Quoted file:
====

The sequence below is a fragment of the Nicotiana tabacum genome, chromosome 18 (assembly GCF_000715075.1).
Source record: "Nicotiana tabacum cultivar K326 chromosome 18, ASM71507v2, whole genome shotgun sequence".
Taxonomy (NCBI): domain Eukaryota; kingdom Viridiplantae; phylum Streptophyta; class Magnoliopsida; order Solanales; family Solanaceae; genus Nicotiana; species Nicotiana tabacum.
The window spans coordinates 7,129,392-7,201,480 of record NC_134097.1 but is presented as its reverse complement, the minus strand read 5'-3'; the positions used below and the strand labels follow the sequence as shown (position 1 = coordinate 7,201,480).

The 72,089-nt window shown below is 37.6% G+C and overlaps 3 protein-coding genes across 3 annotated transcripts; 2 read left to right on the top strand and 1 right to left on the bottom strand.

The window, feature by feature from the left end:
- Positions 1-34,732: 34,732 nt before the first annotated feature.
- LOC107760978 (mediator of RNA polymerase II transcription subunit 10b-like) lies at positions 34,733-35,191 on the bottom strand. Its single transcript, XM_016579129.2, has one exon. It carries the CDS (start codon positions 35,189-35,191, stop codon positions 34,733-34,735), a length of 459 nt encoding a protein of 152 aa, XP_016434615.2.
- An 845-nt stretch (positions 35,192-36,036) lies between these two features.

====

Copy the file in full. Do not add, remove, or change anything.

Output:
The sequence below is a fragment of the Nicotiana tabacum genome, chromosome 18 (assembly GCF_000715075.1).
Source record: "Nicotiana tabacum cultivar K326 chromosome 18, ASM71507v2, whole genome shotgun sequence".
Taxonomy (NCBI): domain Eukaryota; kingdom Viridiplantae; phylum Streptophyta; class Magnoliopsida; order Solanales; family Solanaceae; genus Nicotiana; species Nicotiana tabacum.
The window spans coordinates 7,129,392-7,201,480 of record NC_134097.1 but is presented as its reverse complement, the minus strand read 5'-3'; the positions used below and the strand labels follow the sequence as shown (position 1 = coordinate 7,201,480).

The 72,089-nt window shown below is 37.6% G+C and overlaps 3 protein-coding genes across 3 annotated transcripts; 2 read left to right on the top strand and 1 right to left on the bottom strand.

The window, feature by feature from the left end:
- Positions 1-34,732: 34,732 nt before the first annotated feature.
- LOC107760978 (mediator of RNA polymerase II transcription subunit 10b-like) lies at positions 34,733-35,191 on the bottom strand. Its single transcript, XM_016579129.2, has one exon. It carries the CDS (start codon positions 35,189-35,191, stop codon positions 34,733-34,735), a length of 459 nt encoding a protein of 152 aa, XP_016434615.2.
- An 845-nt stretch (positions 35,192-36,036) lies between these two features.